Fineline Buckthorn and Black Walnut

Asked March 6, 2019, 9:37 AM EST

I am thinking of planting some Fineline Buckthorn to my yard but they would be relatively close to a Black Walnut. I cannot find the Fineline Buckthorn on any of the Black Walnut lists. Is there any experience to suggest that the Fineline Buckthorn is either tolerant or not tolerant of the juglone from the Black Walnut?

Ottawa County Michigan trees and shrubs gardening buckthorn black walnut trees juglone resistance

5 Responses

The information seems to be lacking on Fineline buckthorn, Frangula alnus (aka Rhamnus frangula) when it comes to black walnut toxicity. There i some vague information on the common buckthorn (Rhamnus cathartica); however, the species glossy buckthorn, (Frangula alnus) has been reclassified so it isn't applicable. Most likely there has not been any actual research on this shrub. I have requested some information but won't have an answer for a day or two and will get back to you.

I contacted one of the nurseries that produces “Fineline” and they said they had anecdotal evidence saying it is tolerant. Still awaiting answer from another nursery. Will let you know.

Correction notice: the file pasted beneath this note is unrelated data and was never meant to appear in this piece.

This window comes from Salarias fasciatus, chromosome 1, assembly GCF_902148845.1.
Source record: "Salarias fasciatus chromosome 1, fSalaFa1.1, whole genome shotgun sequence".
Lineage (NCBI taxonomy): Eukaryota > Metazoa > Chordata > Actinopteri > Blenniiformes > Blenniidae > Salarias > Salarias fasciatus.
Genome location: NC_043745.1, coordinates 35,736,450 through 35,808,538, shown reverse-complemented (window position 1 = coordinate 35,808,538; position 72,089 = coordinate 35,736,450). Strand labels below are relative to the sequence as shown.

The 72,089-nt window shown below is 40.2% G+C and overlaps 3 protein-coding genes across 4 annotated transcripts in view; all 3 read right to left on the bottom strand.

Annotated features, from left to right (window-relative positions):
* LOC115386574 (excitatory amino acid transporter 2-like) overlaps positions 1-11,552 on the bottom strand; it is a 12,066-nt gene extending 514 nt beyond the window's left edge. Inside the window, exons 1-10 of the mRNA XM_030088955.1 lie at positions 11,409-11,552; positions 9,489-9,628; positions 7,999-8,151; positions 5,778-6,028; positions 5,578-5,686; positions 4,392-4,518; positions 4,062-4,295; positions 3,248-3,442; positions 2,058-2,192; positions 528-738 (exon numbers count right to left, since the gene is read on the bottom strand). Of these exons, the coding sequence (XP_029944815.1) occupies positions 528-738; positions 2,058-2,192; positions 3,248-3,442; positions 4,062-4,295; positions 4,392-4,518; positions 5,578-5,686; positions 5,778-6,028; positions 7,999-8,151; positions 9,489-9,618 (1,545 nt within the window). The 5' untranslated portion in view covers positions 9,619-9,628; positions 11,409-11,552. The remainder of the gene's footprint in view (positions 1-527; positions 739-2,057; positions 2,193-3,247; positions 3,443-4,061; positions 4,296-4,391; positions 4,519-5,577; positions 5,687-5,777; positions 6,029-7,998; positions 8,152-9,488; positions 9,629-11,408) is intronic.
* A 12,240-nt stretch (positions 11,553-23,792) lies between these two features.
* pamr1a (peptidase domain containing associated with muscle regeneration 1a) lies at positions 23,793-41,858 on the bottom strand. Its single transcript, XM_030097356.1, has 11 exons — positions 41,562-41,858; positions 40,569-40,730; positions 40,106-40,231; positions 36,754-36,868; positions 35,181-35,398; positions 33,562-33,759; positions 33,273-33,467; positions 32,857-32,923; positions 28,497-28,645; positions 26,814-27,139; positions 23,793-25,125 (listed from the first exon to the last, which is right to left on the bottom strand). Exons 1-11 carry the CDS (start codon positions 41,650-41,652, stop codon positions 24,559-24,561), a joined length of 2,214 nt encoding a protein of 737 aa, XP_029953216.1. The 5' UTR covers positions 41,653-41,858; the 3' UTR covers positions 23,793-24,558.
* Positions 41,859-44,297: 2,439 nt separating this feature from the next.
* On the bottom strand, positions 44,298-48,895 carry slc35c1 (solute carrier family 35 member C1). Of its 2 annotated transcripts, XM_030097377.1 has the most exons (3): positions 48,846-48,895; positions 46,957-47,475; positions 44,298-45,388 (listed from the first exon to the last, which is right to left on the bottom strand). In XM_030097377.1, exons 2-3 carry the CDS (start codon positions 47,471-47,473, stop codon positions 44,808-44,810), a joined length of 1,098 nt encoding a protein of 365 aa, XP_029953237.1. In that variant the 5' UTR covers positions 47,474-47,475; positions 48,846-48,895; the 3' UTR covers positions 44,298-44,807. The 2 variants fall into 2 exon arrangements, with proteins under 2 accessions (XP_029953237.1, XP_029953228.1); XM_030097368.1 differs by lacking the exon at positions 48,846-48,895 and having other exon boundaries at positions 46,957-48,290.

Excellent. Thanks for your help on this. Hope others can confirm the tolerance.

Here is the response from another grower of this cultivar:
"Determining whether or not a plant tolerates black walnut is always a bit of a game. There is little actual research to determine which plants can actually tolerate, and the lists that you do find out there generally are based on little more than observations in gardens, arboreta, and college campuses. I searched through all of the reliable resources I have access to and unfortunately cannot find any confirmation that Fine Line or any species of Rhamnus is or is not resistant to juglone, the chemical produced by black walnuts. If you want to try planting it, you certainly can - it is pretty widely agreed that tolerance to black walnut is tied to cultural conditions (how much water the plants get, especially - a well-irrigated site gives plants a better chance than a dry one) and to what part of the walnut the plant is exposed to (fallen leaves and fruits are the most difficult; simply being in the presence of roots isn't always problematic for all plants). If you plant it and it starts doing poorly, you'll typically have time to move it to a better location - it won't just suddenly die."

Very helpful. Thanks. If I end up getting results myself I'll let you know.